William Bruce (VC)

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William Bruce
William Bruce (VC).jpg
Born (1890-06-15)15 June 1890
Edinburgh, Scotland
Died 19 December 1914(1914-12-19) (aged 24)
Givenchy, France
Buried at Remembered on the Neuve-Chapelle Memorial
Allegiance  United Kingdom
Service/branch British Raj Red Ensign.svg British Indian Army
Years of service -1914 
Rank Lieutenant
Unit 59th Scinde Rifles
Battles/wars First World War
Awards Victoria Cross (UK) ribbon.png Victoria Cross

William Arthur McCrae Bruce VC (15 June 1890 – 19 December 1914) was a Scottish recipient of the Victoria Cross, the highest and most prestigious award for gallantry in the face of the enemy that can be awarded to British and Commonwealth forces, following his death in combat during the Battle of Givenchy in France during the First World War.

Born in Edinburgh on 15 June 1890, William Bruce was educated in Jersey, Channel Islands at Victoria College, Jersey. From here, he moved to Royal Military Academy Sandhurst to complete his officer's training before entering combat during the Great War. Serving with the 59th Scinde Rifles of the Indian Army, he was posthumously awarded the Victoria Cross, the highest military award for valour.


He was 24 years old, and a Lieutenant[1] in the 59th Scinde Rifles, British Indian Army during the First World War when the following deed took place for which he was awarded the VC.

His citation reads:

The late Lieutenant William Arthur McCrae Bruce, 59th Scinde Rifles (Frontier Force), Indian Army.

For most conspicuous bravery and devotion to duty. On the 19th December, 1914, near Givenchy, during a night attack, Lieutenant Bruce was in command of a small party which captured one of the enemy's trenches. In spite of being severely wounded in the neck, he walked up and down the trench, encouraging his men to hold on against several counter-attacks for some hours until killed. The fire from rifles and bombs was very heavy all day, and it was due to the skilful disposition made, and the example and encouragement shown by Lieutenant Bruce that his men were able to hold out until dusk, when the trench was finally captured by the enemy.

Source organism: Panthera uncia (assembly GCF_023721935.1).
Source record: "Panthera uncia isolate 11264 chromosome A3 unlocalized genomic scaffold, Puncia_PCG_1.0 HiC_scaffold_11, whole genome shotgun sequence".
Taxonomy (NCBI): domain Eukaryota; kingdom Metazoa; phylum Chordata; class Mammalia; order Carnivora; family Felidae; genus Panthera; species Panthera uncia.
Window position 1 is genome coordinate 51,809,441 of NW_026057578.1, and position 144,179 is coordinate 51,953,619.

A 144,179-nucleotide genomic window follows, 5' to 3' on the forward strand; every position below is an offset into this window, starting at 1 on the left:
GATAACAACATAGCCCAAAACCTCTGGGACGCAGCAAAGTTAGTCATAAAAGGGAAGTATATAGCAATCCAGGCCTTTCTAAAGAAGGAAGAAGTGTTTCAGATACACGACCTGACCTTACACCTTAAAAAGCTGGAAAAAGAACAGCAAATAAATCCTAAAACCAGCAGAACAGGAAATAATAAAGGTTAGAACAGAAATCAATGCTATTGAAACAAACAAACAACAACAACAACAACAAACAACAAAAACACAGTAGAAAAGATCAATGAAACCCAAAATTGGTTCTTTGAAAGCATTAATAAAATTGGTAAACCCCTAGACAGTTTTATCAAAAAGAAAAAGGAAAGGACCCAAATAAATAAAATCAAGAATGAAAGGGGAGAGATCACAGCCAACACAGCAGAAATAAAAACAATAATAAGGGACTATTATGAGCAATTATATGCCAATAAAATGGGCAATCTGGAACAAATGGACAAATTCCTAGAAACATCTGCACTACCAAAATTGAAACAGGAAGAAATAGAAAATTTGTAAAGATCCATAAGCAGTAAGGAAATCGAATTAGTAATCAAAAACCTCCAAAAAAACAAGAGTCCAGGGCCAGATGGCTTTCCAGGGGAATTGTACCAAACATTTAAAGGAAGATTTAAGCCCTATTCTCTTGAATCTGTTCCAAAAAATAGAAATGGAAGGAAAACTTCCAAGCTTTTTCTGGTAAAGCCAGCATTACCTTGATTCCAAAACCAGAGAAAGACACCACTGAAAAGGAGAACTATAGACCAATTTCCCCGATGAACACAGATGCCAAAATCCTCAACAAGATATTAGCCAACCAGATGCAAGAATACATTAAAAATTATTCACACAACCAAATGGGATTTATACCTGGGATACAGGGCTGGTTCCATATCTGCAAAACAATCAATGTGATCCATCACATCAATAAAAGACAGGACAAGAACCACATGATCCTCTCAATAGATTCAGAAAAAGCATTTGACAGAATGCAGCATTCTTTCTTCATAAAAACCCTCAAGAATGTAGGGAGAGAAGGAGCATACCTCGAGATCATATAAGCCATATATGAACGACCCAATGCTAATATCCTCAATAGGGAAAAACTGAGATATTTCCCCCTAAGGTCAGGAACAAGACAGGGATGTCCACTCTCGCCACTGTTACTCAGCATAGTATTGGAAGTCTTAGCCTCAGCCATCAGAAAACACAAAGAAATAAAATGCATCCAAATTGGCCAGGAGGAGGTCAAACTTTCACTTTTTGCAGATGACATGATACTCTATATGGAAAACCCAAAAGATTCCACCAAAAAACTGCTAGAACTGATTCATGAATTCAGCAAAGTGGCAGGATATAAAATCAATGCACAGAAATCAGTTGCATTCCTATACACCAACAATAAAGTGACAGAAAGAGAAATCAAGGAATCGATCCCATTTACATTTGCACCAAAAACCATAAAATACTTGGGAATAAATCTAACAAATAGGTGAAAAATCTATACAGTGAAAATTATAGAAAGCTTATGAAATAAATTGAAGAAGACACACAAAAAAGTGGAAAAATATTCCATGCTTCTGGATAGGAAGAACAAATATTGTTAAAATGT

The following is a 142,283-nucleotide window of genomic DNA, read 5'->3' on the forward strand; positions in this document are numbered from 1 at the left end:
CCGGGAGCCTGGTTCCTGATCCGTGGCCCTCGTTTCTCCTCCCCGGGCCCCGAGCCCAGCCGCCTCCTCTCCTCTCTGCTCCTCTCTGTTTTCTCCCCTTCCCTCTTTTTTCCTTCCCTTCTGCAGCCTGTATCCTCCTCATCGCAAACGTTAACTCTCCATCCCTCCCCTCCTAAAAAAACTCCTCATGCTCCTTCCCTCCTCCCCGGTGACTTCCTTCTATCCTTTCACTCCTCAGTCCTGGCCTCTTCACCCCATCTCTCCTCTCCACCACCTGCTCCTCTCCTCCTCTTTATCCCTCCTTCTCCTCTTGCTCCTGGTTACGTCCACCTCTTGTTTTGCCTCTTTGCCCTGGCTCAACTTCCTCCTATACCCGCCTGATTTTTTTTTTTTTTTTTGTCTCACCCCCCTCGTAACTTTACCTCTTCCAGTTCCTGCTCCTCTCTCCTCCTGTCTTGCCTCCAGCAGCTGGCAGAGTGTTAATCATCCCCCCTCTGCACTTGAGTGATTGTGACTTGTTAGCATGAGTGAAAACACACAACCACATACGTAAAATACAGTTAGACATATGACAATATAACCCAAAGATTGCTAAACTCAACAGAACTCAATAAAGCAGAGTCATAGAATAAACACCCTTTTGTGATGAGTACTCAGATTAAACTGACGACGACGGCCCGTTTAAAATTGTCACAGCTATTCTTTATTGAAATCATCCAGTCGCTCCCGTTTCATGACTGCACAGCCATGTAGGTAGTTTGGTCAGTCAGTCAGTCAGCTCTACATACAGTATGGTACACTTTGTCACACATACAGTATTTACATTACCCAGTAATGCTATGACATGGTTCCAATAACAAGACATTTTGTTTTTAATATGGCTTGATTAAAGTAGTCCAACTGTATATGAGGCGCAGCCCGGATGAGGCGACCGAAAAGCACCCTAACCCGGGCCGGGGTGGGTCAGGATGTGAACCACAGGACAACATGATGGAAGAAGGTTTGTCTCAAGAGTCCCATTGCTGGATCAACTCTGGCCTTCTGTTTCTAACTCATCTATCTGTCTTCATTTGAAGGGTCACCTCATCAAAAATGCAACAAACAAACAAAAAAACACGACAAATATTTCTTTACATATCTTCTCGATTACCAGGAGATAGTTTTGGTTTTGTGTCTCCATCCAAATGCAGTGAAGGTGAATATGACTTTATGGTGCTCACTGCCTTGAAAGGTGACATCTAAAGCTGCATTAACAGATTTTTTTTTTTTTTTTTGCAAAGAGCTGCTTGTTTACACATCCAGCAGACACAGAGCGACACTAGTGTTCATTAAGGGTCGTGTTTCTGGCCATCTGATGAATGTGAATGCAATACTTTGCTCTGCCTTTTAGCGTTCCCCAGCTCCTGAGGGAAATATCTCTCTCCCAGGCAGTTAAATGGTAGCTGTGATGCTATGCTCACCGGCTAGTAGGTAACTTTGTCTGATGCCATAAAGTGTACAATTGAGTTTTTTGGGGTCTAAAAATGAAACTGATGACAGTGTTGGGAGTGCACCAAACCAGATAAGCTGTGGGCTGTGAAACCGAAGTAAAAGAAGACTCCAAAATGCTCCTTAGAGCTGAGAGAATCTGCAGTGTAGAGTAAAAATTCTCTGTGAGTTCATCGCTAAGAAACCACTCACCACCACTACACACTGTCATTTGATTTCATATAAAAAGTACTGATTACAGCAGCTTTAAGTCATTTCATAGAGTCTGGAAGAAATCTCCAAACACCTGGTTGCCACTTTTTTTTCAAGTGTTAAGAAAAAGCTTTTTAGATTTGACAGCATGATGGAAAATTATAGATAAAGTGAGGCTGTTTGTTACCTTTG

— London Gazette, 4 September 1919.[2][3]

Bruce's Victoria Cross was bought by Victoria College, Jersey, the school in which he was educated. The school, in his honour, named one of the original four school houses after him. The others are Sartorius, Braithwaite and Dunlop, all (with the exception of Braithwaite, who was mentioned in dispatches) being old boys and recipients of the V.C. Recently an additional house, Diarmid, was created to honour a previously unknown V.C. recipient. The relevant citations are recited each year on Remembrance Day.

W. A. Mc C. Bruce's name is listed here on the war memorial of Victoria College, Jersey


  1. ^ "No. 28619". The London Gazette. 18 June 1912. p. 4387. 
  2. ^ "No. 31536". The London Gazette. 4 September 1919. p. 11206. 
  3. ^ CWGC entry